On this Epiphany Sunday, we celebrate that God’s love is made known to the entire world through the life, death, and resurrection of Jesus Christ. This is the day of celebrating that Christ is made known to all people through the light of his love and truth. This light appeared as a star in the sky for the wise men and it guided them to town of Bethlehem and Jesus. It was a journey that took about two years, but it was well worth the trip to experience the Messiah in person.

For us, the light of Christ is the revelation of God’s love. It is the light that shines into our lives and brings forth hope, peace, joy, and love in way that connects us with God and each other. The light of Christ teaches us what it means to follow the Lord, by instructing us to be people who echo the words of Christ by how we live with each other and the world. The light of Christ is the beacon of hope in times of darkness and it guides us toward a better way of living that is more about God and less about us.

God’s revelation of the Lord’s love and truth, through Jesus, demands a response. For the wise men, it meant leaving their homes and going on that long journey from Arabia to Bethlehem. But, it also meant for them to do something very beautiful and powerful. It was an act that they intended to do from the moment they first saw the star of Christ in the sky. They went to Bethlehem so they could worship Jesus.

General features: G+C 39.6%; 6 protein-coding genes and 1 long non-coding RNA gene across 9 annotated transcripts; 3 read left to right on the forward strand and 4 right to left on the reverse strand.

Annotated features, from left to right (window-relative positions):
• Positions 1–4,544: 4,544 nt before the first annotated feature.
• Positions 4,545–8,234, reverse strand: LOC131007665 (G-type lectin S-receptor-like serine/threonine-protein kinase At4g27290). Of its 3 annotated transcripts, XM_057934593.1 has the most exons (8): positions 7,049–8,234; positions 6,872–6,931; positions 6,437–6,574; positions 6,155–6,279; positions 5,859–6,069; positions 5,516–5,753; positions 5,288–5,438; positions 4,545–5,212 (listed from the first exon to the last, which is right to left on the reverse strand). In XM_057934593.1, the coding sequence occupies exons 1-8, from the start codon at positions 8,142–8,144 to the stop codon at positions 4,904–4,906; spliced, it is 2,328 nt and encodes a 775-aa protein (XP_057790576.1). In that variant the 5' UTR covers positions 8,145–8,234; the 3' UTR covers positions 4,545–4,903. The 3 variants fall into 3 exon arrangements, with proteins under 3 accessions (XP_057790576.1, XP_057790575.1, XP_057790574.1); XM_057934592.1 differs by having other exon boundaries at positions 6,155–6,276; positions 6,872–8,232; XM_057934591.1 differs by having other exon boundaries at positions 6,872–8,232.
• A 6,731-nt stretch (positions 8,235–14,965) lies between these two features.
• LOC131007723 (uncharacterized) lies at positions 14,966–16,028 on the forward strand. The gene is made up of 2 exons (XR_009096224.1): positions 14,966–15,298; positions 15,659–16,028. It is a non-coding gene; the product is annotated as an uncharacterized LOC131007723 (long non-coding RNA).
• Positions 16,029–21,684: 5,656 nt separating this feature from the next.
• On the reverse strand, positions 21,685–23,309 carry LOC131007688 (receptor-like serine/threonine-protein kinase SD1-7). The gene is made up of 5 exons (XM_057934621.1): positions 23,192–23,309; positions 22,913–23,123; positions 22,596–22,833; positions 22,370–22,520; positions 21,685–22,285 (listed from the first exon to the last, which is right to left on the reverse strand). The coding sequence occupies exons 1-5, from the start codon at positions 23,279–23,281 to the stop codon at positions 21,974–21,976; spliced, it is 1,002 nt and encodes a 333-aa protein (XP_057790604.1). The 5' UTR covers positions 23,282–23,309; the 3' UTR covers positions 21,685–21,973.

The wise men did not make the journey to Bethlehem for any other purpose. They went so they could offer a deeply holy and personal response to God’s truth being made known in the world through Jesus. They recognized that in Jesus is truth, grace, and hope. Nothing, not even Herod’s attempt to use their visit for his own purposes to prevent Jesus from fulfilling his mission, would distract them from worshiping the true King of Kings and Lord of Lords. Nothing would stop them from worshiping Jesus.